[ profile] peaseblossom and I we're just talking about this, and we both agree Esoterrorists could work, but we'd need more crunchy combat. Luckily, [ profile] robin_d_laws is coming out with the The Esoterror Fact Book, which is supposed to add some more crunch to combat to allow paramilitary games. Which might be perfect for this.

So, [ profile] seborn, [ profile] truthspeaker, what do you say? Interested in reuniting the band and doing a 7 years later? Many of the craziness in the world is still there. We have the Congo spiraling out of control; Craziness in Venezuela. Black prisons in the Balkans. Spice it with some Somalian pirates and Mexican drug gangs and we easily have the places. And the weirdness usually just writes itself.

A few nights back we had [ profile] jeffwik, [ profile] emilytheslayer, and Stefan over. And Jeff suggested we do a mission, which is from my more realistic spy game, Age of Paranoia. And it was a lot of fun. It got the old juices burning overtime. I'm also re-reading The Eight which may be the book that started it all 20 years ago for me. Couple all that with my lovecraftian-spy LARP that never happened and I have this burning desire to run a spy game. Again. But I'll be honest its something I do do well.

I still want to return, by the way, to my Supernatural done right game with [ profile] jeffwik and [ profile] peaseblossom as soon as they are ready.
jeregenest: (Default)
There may be something wrong with my brain when I read a post about:

A new census conducted in the Republic of the Congo suggests that there are about twice as many western lowland gorillas in the world than previously thought.

And I think about an old game.

More here
jeregenest: (Default)
Deep in the Congolese jungle is a band of apes that, according to local legend, kill lions, catch fish and even howl at the moon. Local hunters speak of massive creatures that seem to be some sort of hybrid between a chimp and a gorilla.

Full article here

Wow, I had always assumed these were cryptozoological, not real. So this article is cool.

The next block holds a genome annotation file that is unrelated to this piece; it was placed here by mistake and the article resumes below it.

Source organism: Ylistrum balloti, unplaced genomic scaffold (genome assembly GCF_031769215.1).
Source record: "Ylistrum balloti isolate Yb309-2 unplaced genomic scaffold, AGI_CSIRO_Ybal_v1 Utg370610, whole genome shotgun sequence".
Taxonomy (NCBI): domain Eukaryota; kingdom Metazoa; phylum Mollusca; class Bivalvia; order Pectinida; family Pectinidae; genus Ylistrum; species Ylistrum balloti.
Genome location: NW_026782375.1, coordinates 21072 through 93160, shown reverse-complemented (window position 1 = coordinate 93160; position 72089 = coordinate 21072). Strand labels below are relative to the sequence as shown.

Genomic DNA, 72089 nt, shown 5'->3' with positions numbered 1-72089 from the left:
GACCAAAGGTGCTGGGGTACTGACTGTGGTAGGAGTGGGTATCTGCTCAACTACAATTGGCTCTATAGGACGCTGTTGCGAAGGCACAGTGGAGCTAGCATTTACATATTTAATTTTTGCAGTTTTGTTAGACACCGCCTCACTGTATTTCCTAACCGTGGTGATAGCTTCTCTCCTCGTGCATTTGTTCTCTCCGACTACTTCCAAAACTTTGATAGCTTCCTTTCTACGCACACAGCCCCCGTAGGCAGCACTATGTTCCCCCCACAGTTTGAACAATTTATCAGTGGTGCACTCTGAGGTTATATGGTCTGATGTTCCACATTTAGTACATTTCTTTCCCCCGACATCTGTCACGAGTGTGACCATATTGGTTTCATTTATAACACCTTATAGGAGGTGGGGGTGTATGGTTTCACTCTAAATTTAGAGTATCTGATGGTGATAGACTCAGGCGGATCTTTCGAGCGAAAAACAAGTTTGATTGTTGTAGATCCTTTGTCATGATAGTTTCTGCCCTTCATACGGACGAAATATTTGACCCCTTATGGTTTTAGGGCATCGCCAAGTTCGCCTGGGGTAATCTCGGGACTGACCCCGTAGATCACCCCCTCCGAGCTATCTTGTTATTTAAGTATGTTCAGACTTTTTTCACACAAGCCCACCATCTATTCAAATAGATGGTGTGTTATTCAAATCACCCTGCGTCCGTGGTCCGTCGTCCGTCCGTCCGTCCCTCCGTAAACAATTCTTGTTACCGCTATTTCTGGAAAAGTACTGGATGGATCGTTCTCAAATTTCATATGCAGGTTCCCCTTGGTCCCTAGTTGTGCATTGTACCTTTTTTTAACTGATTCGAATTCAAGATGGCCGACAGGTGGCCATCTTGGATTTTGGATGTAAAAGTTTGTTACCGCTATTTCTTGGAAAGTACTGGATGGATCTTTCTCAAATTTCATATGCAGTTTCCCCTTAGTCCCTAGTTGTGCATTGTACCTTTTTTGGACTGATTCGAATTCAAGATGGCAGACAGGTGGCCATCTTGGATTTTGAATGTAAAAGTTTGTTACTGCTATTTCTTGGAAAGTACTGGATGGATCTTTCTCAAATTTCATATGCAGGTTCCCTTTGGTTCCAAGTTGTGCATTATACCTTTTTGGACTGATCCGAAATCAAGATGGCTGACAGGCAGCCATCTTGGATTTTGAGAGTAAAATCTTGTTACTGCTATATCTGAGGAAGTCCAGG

jeregenest: (Default)
A spy, like a writer, lives outside the mainstream population. He steals his experience through bribes and reconstructs it. -- John Le Carre

Not running a game may be dangerous for me, I've been thinking of spy games again. Though not necessarily exclusively Age of Paranoia or any of the other games I've run (like Pantellos) though maybe a bit of both. Aybe a one-shot of some sort is called for. Or maybe I should rewatch some Sandbaggers, but that would probably get me more interested.

I wonder if I should have suggested a spy game.

Or maybe I should just buckle down and choose a game already. Last night we played some with Active Exploits and I must admit I really liked it. Needs some polishing to be setting specific but it works very nicely, and its diceless which is a big draw after playing HeroQuest.

Speaking of one-shots I really should try to get a regular group together again, there’s a lot of systems I want to experiment with and we don’t seem to have as much of that going on these days.
jeregenest: (Default)
I once ran a very successful game called Pantellos. It is article like this that made that game so easy to run on several levels..

Oh, and the reason why this invasion was so profitable? Global demand for coltan was soaring throughout the war because of the massive popularity of coltan-filled Sony Play stations. As Oona King, one of the few British politicians to notice Congo, explains as we travel together for a few days, "Kids in Congo were being sent down mines to die so that kids in Europe and America could kill imaginary aliens in their living rooms."

I wish we had kept more of a website presence of that game.

I know that game was a political eye-awakener for me. Ever since I've been more keyed into issues in Africa amongst other things.

Games as political allegory is one of those things I really should write more about.


jeregenest: (Default)